Aug. 7 (Bloomberg) -- Yangzijiang Shipbuilding Holdings Ltd., China’s second-biggest private shipyard, posted a 7.6 percent decline in second-quarter profit because of higher tax and foreign exchange loss on contracts done in euros.
Net income in the three months ended June dropped to 812 million yuan ($133 million) from 878 million yuan a year ago, the company said in a statement to the Singapore stock exchange today. Sales rose 12 percent to 4.42 billion yuan.
Yangzijiang is among companies diversifying into offshore drilling and production as demand for new bulk vessels decline. The government has urged financial support, capacity control and a move into high-end products as part of a three-year plan to help the troubled shipbuilding industry after China Rongsheng Heavy Industries Group Holdings Ltd., the country’s biggest private yard, sought financial assistance.
“The current shipbuilding down cycle has been harsh on all Chinese shipbuilders and has claimed many victims along the way,” Yangzijiang Chairman Ren Yuanlin said in the statement. “In times of difficulty, customers turn to those who have an established and untarnished track record and a strong balance sheet.”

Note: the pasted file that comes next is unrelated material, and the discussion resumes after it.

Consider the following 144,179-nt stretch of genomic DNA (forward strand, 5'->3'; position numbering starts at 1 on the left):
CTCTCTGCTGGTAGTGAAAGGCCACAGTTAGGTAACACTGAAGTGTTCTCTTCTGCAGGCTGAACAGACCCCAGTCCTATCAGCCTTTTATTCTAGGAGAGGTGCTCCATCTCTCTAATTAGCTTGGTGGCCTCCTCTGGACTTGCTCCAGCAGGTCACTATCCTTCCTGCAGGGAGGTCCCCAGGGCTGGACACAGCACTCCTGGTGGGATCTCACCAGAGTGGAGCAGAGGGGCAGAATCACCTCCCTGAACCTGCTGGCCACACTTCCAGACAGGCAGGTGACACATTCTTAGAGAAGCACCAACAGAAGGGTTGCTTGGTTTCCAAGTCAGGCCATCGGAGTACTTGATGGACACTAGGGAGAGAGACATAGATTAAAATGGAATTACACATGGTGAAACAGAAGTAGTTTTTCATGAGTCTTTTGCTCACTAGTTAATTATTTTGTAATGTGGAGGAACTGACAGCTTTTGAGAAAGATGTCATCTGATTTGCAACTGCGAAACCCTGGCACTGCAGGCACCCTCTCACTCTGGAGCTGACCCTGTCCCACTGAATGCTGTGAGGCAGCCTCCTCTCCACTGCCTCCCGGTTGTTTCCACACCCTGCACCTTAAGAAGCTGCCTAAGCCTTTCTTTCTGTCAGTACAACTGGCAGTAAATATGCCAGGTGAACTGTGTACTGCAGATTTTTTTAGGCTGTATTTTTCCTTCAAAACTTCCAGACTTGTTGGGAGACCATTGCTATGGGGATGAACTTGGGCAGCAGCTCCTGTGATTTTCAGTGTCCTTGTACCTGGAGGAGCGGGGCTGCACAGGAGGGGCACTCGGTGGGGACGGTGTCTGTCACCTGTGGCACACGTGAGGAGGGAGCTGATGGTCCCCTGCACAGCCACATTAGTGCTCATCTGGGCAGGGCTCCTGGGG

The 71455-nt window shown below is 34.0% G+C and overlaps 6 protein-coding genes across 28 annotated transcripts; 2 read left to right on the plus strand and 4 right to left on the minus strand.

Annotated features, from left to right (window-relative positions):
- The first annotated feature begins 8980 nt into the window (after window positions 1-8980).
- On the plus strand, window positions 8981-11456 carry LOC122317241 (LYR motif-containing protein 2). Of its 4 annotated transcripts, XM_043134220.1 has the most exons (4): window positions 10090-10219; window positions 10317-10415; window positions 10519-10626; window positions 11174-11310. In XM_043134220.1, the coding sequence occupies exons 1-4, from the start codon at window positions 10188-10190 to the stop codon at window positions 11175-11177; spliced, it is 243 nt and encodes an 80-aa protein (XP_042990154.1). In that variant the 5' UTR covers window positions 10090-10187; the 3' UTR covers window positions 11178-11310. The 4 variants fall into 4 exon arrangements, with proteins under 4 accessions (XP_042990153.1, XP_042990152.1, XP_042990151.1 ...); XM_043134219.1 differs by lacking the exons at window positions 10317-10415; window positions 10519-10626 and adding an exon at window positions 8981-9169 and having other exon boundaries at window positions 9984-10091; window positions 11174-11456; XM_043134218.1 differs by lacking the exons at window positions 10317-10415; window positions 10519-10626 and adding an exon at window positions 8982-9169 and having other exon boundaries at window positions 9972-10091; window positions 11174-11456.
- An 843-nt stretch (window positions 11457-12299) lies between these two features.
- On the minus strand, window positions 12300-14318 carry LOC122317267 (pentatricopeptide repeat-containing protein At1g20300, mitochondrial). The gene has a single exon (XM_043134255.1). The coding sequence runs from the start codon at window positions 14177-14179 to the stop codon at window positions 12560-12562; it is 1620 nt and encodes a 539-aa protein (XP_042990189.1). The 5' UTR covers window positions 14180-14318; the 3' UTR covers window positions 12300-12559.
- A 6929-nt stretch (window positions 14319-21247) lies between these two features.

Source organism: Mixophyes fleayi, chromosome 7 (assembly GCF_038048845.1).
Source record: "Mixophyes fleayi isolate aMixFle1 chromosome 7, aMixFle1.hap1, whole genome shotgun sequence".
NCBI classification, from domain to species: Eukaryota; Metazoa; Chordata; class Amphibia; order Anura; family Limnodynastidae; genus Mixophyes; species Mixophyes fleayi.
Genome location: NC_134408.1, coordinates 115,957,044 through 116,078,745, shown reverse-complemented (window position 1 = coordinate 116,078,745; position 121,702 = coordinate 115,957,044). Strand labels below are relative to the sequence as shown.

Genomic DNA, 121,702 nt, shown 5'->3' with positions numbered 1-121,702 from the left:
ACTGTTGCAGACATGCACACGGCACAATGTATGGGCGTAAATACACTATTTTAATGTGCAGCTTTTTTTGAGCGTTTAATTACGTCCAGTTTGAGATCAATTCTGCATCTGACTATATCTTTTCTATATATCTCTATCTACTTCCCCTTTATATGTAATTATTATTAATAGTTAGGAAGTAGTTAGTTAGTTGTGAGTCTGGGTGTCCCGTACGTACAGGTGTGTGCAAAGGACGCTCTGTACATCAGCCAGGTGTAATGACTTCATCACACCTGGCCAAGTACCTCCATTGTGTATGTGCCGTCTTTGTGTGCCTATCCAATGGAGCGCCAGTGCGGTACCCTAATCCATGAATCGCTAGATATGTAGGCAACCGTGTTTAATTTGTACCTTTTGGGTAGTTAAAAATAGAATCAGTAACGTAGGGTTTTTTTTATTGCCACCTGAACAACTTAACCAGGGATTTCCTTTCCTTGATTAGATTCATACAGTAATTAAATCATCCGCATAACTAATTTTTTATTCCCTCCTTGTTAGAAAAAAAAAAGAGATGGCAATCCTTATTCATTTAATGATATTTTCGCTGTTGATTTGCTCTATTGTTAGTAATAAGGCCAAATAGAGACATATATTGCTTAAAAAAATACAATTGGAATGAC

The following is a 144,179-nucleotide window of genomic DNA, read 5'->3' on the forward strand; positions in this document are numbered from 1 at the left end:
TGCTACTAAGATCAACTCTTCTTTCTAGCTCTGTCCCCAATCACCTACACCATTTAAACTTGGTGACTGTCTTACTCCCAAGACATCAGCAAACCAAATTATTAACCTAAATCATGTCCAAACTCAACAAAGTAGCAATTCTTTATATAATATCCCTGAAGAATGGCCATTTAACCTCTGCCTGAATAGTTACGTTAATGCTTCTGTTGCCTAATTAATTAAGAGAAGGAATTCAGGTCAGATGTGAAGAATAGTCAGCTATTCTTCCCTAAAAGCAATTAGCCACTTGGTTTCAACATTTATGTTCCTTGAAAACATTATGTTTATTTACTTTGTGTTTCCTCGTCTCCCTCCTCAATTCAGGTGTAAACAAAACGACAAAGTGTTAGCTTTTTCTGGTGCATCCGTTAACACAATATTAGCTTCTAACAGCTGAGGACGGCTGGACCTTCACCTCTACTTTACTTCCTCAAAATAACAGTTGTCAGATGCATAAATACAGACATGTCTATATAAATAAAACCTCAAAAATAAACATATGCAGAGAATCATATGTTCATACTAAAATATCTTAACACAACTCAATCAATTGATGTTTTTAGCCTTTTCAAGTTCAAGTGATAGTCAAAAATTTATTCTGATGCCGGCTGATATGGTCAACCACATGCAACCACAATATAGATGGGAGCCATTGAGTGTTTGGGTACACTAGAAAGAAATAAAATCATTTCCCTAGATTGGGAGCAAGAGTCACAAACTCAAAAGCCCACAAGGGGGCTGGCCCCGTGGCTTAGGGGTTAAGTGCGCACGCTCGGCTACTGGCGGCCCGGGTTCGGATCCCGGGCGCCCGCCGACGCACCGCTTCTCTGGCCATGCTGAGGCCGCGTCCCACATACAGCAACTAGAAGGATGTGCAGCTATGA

Second-quarter foreign exchange-related loss was 66.6 million yuan, compared with a gain of 6.21 million yuan a year earlier, the Jiangyin, China-based company said in the statement. Tax rate in the second quarter was 27 percent, compared with 19 percent a year ago.
The company won $1 billion of orders in the first half and $2.54 billion of options that could become firm contracts. Its orderbook stood at $3.24 billion at the end of June.
Yangzijiang shares gained 0.5 percent to 92.5 Singapore cents yesterday. The stock has fallen 3.7 percent this year, compared with 1.8 percent gain in the Straits Times Index.
China’s State Council urged local governments to support innovation, promote high-end products and stabilize the industry’s international market share with greater funding support, according to a statement earlier this week.
Thirty-eight percent of yards in China didn’t get contracts for new vessels last year, and 10 percent had no deliveries scheduled beyond the end of that year, the London-based ship-broking unit of ICAP Plc said in a report.
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